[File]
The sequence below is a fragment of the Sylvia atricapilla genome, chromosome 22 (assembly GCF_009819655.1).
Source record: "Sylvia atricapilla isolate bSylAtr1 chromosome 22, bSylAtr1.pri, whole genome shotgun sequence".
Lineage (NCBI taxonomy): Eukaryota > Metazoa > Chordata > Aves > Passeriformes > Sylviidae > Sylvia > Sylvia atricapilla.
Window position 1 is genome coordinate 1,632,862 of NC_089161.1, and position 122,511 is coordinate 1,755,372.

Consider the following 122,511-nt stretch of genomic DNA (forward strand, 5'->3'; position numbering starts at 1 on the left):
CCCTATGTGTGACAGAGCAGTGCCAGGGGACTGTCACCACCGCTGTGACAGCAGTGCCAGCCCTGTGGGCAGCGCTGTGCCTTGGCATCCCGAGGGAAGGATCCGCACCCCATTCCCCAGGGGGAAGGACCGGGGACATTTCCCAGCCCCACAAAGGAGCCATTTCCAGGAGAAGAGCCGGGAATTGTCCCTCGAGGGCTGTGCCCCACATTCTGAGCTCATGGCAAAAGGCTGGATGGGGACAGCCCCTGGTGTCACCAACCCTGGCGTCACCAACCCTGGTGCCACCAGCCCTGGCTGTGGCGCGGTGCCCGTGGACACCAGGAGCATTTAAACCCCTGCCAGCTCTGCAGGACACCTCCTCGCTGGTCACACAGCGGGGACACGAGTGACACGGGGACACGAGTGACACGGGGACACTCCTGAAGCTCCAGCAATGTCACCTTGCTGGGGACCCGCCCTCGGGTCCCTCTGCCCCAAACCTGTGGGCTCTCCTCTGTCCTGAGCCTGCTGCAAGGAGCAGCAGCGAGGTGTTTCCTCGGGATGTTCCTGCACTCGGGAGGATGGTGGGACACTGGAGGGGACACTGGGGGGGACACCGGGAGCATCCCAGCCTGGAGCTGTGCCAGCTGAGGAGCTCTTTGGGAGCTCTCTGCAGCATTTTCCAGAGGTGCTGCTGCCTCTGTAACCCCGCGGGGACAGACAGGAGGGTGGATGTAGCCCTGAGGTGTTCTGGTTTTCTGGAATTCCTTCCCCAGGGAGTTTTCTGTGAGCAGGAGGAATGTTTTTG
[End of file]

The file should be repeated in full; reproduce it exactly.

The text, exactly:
The sequence below is a fragment of the Sylvia atricapilla genome, chromosome 22 (assembly GCF_009819655.1).
Source record: "Sylvia atricapilla isolate bSylAtr1 chromosome 22, bSylAtr1.pri, whole genome shotgun sequence".
Lineage (NCBI taxonomy): Eukaryota > Metazoa > Chordata > Aves > Passeriformes > Sylviidae > Sylvia > Sylvia atricapilla.
Window position 1 is genome coordinate 1,632,862 of NC_089161.1, and position 122,511 is coordinate 1,755,372.

Consider the following 122,511-nt stretch of genomic DNA (forward strand, 5'->3'; position numbering starts at 1 on the left):
CCCTATGTGTGACAGAGCAGTGCCAGGGGACTGTCACCACCGCTGTGACAGCAGTGCCAGCCCTGTGGGCAGCGCTGTGCCTTGGCATCCCGAGGGAAGGATCCGCACCCCATTCCCCAGGGGGAAGGACCGGGGACATTTCCCAGCCCCACAAAGGAGCCATTTCCAGGAGAAGAGCCGGGAATTGTCCCTCGAGGGCTGTGCCCCACATTCTGAGCTCATGGCAAAAGGCTGGATGGGGACAGCCCCTGGTGTCACCAACCCTGGCGTCACCAACCCTGGTGCCACCAGCCCTGGCTGTGGCGCGGTGCCCGTGGACACCAGGAGCATTTAAACCCCTGCCAGCTCTGCAGGACACCTCCTCGCTGGTCACACAGCGGGGACACGAGTGACACGGGGACACGAGTGACACGGGGACACTCCTGAAGCTCCAGCAATGTCACCTTGCTGGGGACCCGCCCTCGGGTCCCTCTGCCCCAAACCTGTGGGCTCTCCTCTGTCCTGAGCCTGCTGCAAGGAGCAGCAGCGAGGTGTTTCCTCGGGATGTTCCTGCACTCGGGAGGATGGTGGGACACTGGAGGGGACACTGGGGGGGACACCGGGAGCATCCCAGCCTGGAGCTGTGCCAGCTGAGGAGCTCTTTGGGAGCTCTCTGCAGCATTTTCCAGAGGTGCTGCTGCCTCTGTAACCCCGCGGGGACAGACAGGAGGGTGGATGTAGCCCTGAGGTGTTCTGGTTTTCTGGAATTCCTTCCCCAGGGAGTTTTCTGTGAGCAGGAGGAATGTTTTTG